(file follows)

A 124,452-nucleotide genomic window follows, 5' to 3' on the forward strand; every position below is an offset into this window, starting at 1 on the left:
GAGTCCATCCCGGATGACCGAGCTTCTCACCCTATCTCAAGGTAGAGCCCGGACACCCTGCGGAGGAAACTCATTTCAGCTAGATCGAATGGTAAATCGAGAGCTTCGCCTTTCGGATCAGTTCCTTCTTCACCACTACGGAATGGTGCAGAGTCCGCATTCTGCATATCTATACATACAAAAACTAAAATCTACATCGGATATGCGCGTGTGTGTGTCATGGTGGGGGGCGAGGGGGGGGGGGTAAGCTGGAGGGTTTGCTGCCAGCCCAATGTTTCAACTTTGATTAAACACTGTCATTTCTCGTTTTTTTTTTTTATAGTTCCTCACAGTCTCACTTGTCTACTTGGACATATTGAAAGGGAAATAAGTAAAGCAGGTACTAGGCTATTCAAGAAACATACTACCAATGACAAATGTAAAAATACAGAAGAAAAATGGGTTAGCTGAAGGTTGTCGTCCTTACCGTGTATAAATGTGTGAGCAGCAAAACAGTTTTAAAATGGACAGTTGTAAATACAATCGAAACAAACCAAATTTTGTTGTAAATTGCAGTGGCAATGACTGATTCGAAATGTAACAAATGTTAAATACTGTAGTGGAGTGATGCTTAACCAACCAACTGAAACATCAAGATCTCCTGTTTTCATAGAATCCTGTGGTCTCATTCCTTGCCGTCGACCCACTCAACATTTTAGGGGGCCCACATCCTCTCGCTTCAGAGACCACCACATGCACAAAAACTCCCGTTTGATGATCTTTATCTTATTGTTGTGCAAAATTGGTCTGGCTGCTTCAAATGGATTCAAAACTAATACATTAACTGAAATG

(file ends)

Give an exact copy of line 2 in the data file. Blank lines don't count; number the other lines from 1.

GAGTCCATCCCGGATGACCGAGCTTCTCACCCTATCTCAAGGTAGAGCCCGGACACCCTGCGGAGGAAACTCATTTCAGCTAGATCGAATGGTAAATCGAGAGCTTCGCCTTTCGGATCAGTTCCTTCTTCACCACTACGGAATGGTGCAGAGTCCGCATTCTGCATATCTATACATACAAAAACTAAAATCTACATCGGATATGCGCGTGTGTGTGTCATGGTGGGGGGCGAGGGGGGGGGGGTAAGCTGGAGGGTTTGCTGCCAGCCCAATGTTTCAACTTTGATTAAACACTGTCATTTCTCGTTTTTTTTTTTTATAGTTCCTCACAGTCTCACTTGTCTACTTGGACATATTGAAAGGGAAATAAGTAAAGCAGGTACTAGGCTATTCAAGAAACATACTACCAATGACAAATGTAAAAATACAGAAGAAAAATGGGTTAGCTGAAGGTTGTCGTCCTTACCGTGTATAAATGTGTGAGCAGCAAAACAGTTTTAAAATGGACAGTTGTAAATACAATCGAAACAAACCAAATTTTGTTGTAAATTGCAGTGGCAATGACTGATTCGAAATGTAACAAATGTTAAATACTGTAGTGGAGTGATGCTTAACCAACCAACTGAAACATCAAGATCTCCTGTTTTCATAGAATCCTGTGGTCTCATTCCTTGCCGTCGACCCACTCAACATTTTAGGGGGCCCACATCCTCTCGCTTCAGAGACCACCACATGCACAAAAACTCCCGTTTGATGATCTTTATCTTATTGTTGTGCAAAATTGGTCTGGCTGCTTCAAATGGATTCAAAACTAATACATTAACTGAAATG